The wire-mesh structure may be of multi-layer construction as well as of U-shape. In addition, the proximal medial region of the blade-like portion may be recessed so that the wire mesh structure is received in flush relation.
The wire mesh structure provides for an ingrowth of bone tissue so that a union between the bone and the implant occurs in a micro region through a plurality of pores. Where the mesh structure is of multi-layer construction, the "internal" elasticity of the individual layers of the mesh structure relative to each other absorbs at least a part of the small shear micro movements thus keeping the movements away from the interface between the bone and mesh surface.
The shank and wire mesh structure consist preferrably of titanium or a titanium alloy. Further, a suitable means is provided for securing the mesh structure to the shank. For example, the means may be in the form of at least one rivet which passes through the mesh structure and the shank. Alternatively, the means may include a plurality of weld seams along at least a peripheral edge of the wire mesh structure. Any other suitable type of mechanical connection may also be used.
These and other objects and advantages of the invention will become more apparent from the following detailed description taken in conjunction with the accompanying drawings wherein:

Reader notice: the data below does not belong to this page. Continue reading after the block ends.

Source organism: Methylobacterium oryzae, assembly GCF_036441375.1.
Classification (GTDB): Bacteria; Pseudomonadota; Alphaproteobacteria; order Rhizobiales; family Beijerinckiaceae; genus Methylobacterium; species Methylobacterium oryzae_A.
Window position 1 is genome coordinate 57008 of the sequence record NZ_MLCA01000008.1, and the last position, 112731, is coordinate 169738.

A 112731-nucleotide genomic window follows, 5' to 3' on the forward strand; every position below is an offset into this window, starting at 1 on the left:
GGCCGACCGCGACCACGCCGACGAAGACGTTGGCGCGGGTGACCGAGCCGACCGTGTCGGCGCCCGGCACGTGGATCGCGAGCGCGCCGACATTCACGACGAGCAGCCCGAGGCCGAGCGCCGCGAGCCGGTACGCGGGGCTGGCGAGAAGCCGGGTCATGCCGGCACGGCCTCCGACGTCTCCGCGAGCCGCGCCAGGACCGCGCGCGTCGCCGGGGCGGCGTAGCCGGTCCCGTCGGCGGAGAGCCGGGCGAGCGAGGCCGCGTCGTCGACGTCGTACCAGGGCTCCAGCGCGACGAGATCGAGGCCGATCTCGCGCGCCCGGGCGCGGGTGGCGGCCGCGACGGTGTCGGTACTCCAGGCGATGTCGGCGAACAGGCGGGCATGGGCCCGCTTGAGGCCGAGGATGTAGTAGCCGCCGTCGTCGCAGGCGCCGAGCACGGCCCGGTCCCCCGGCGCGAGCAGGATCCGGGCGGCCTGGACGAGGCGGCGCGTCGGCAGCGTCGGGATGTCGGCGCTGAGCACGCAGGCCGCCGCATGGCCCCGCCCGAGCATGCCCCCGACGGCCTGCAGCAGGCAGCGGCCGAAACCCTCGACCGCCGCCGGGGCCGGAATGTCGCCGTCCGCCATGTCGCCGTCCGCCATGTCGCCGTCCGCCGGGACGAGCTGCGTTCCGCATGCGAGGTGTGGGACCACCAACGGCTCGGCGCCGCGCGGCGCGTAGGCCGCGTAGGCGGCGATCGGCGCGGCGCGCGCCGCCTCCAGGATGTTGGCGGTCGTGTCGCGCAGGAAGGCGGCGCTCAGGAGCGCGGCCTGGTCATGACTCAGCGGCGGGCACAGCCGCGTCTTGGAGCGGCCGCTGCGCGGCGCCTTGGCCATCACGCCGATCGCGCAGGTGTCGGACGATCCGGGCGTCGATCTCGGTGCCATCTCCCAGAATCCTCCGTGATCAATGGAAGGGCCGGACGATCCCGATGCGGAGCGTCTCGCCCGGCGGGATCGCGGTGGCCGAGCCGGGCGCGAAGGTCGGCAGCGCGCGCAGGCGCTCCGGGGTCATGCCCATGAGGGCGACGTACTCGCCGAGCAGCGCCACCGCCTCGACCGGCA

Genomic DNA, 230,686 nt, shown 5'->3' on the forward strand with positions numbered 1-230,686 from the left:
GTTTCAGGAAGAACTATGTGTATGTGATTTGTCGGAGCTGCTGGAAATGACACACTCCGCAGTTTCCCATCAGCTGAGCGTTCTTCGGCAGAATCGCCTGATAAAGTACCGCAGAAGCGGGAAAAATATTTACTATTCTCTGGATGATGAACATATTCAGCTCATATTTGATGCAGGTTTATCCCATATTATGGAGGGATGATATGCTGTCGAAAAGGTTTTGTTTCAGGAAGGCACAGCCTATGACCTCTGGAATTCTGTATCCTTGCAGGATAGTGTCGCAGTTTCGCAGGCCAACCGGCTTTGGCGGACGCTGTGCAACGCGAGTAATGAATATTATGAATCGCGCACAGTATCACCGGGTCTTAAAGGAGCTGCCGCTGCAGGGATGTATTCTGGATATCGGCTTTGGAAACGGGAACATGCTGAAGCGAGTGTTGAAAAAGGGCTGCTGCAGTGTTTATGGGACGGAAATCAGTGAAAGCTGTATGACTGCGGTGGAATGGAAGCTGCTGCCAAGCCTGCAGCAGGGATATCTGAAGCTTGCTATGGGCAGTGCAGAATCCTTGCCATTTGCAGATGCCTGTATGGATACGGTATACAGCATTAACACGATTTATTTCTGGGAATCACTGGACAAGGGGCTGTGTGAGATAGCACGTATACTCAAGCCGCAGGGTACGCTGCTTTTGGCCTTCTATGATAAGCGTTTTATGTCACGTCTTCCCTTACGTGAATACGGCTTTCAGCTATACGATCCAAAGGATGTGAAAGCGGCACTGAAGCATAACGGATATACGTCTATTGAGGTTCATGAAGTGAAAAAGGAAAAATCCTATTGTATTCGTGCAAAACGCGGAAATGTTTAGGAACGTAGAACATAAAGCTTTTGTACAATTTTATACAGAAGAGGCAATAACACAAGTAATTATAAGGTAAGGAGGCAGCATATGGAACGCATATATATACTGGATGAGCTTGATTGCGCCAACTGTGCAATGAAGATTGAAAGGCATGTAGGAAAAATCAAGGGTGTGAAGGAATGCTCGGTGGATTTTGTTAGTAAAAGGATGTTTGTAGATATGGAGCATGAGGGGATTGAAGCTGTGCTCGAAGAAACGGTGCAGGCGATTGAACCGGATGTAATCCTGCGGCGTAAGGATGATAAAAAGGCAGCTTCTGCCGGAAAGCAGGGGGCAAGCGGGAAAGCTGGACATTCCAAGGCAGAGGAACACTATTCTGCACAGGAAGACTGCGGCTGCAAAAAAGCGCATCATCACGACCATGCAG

FIG. 1 illustrates a side view of a hip joint implant constructed in accordance with the invention;
FIG. 2 illustrates a view taken on line II--II of FIG. 2; and
FIG. 3 illustrates a view taken on line III--III of FIG. 1 with a modified securing means.
Referring to FIG. 1, the hip joint implant includes a shank 2 having a blade-like portion extending in conically winding manner from a distal end 1 toward a proximal end. As illustrated, a lateral narrow side 3 merges at the proximal end into a horizontal shoulder 4 which extends in stepless manner to a prosthesis neck 5. In addition, a conical pin 6 is provided on the neck 5 for receiving a joint head (not shown) at the proximal end. A bore 7 is also provided in the transitional region between the narrow lateral side 3 and the horizontal shoulder 4 for the engagement of a guiding and extracting instrument (not shown).
The shank 2 has a medial narrow side 8 which extends on an arc to a medial point of merger with the prosthesis neck 5 as indicated in FIG. 2, the blade-like portion of the shank has a lenticular disk shaped cross-section in the proximal medial region. In addition, the proximal medial region is recessed and receives a wire mesh structure 9 therein in flush relation. This wire mesh structure 9 is of U-shape and is secured to the proximal medial region about the medial narrow side 8 of the blade-like portion.